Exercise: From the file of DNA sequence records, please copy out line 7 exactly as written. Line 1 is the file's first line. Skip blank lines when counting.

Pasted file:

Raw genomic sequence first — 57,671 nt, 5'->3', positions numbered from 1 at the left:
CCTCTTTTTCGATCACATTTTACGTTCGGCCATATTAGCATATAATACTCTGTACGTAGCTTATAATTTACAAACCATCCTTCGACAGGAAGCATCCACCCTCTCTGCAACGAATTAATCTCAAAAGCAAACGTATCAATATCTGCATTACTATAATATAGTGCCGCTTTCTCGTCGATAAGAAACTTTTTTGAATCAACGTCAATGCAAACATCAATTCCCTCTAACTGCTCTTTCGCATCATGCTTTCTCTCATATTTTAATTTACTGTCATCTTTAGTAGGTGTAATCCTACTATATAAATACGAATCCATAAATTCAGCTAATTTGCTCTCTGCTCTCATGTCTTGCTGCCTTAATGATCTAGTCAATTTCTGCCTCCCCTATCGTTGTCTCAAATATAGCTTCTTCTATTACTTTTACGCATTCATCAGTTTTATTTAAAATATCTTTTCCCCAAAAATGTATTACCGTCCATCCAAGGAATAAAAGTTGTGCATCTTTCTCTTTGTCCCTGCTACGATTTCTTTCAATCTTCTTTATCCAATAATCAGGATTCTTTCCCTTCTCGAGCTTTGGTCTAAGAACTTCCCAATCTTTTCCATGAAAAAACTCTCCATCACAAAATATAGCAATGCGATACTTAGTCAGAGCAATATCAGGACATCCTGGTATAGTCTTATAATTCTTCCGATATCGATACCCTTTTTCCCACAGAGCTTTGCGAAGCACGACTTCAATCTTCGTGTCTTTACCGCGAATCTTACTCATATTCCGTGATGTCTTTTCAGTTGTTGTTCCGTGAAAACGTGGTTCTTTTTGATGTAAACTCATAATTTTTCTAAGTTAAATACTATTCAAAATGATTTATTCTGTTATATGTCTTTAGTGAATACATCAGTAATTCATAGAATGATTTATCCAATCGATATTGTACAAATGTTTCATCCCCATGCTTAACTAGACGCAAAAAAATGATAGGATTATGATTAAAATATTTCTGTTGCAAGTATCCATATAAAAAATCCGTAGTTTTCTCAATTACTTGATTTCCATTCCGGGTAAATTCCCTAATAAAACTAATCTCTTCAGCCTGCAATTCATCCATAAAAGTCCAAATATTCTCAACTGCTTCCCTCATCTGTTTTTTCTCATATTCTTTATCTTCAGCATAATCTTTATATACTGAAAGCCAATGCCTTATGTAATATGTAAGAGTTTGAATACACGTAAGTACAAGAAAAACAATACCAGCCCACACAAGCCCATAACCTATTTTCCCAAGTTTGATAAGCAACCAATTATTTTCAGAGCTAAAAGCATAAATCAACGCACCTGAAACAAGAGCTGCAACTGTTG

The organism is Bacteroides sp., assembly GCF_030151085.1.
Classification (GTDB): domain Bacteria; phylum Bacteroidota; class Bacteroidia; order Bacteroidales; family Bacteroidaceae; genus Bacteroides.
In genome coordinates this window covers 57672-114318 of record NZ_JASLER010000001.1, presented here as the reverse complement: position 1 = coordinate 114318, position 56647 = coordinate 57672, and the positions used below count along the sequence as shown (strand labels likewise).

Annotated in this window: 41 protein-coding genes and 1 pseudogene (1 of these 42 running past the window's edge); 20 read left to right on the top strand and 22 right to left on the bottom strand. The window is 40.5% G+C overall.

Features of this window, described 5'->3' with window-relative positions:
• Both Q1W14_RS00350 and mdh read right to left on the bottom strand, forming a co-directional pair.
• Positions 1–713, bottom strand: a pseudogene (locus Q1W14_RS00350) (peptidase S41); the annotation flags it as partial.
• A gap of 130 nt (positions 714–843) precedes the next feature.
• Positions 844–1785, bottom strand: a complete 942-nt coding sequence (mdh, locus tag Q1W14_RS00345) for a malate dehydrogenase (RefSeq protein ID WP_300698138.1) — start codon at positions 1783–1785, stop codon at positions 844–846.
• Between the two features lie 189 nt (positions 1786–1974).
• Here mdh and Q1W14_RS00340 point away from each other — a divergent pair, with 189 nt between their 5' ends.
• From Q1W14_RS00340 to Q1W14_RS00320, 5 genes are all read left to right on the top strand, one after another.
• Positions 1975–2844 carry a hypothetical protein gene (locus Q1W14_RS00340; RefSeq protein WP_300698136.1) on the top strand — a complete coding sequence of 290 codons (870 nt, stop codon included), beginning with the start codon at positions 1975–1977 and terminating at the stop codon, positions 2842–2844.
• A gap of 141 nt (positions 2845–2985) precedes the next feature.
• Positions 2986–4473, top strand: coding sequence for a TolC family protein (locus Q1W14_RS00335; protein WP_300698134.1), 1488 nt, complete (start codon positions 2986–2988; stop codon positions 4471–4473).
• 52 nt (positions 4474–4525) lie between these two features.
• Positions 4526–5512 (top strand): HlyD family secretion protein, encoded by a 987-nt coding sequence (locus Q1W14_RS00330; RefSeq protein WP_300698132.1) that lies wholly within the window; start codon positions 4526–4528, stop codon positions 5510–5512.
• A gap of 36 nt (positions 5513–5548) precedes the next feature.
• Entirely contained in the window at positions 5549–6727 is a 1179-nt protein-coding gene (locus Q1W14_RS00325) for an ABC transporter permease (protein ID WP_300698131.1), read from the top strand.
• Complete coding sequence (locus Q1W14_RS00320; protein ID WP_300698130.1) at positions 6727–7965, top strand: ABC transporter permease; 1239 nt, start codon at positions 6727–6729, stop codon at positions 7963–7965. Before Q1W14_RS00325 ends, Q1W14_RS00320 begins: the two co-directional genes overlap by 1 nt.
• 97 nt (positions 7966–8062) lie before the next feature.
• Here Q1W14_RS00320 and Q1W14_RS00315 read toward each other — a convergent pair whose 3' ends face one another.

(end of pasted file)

Features of this window, described 5'->3' with window-relative positions: